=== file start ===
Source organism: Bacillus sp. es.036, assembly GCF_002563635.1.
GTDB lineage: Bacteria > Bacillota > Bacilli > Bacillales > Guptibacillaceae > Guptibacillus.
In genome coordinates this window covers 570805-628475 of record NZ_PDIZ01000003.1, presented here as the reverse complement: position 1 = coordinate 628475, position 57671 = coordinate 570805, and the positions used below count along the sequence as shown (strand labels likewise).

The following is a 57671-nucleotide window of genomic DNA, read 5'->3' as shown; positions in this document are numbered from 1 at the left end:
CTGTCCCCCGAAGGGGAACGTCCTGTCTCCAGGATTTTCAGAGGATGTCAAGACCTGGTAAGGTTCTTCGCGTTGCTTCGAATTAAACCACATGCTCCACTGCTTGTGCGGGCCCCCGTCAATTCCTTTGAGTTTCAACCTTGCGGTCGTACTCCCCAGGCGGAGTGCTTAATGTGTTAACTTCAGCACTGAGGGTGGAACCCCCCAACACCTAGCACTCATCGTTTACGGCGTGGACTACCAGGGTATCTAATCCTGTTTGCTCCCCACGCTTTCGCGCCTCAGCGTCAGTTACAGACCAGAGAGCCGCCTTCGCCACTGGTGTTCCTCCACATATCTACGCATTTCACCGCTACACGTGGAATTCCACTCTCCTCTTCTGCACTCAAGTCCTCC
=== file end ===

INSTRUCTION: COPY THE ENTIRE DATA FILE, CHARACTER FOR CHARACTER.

Source organism: Bacillus sp. es.036, assembly GCF_002563635.1.
GTDB lineage: Bacteria > Bacillota > Bacilli > Bacillales > Guptibacillaceae > Guptibacillus.
In genome coordinates this window covers 570805-628475 of record NZ_PDIZ01000003.1, presented here as the reverse complement: position 1 = coordinate 628475, position 57671 = coordinate 570805, and the positions used below count along the sequence as shown (strand labels likewise).

The following is a 57671-nucleotide window of genomic DNA, read 5'->3' as shown; positions in this document are numbered from 1 at the left end:
CTGTCCCCCGAAGGGGAACGTCCTGTCTCCAGGATTTTCAGAGGATGTCAAGACCTGGTAAGGTTCTTCGCGTTGCTTCGAATTAAACCACATGCTCCACTGCTTGTGCGGGCCCCCGTCAATTCCTTTGAGTTTCAACCTTGCGGTCGTACTCCCCAGGCGGAGTGCTTAATGTGTTAACTTCAGCACTGAGGGTGGAACCCCCCAACACCTAGCACTCATCGTTTACGGCGTGGACTACCAGGGTATCTAATCCTGTTTGCTCCCCACGCTTTCGCGCCTCAGCGTCAGTTACAGACCAGAGAGCCGCCTTCGCCACTGGTGTTCCTCCACATATCTACGCATTTCACCGCTACACGTGGAATTCCACTCTCCTCTTCTGCACTCAAGTCCTCC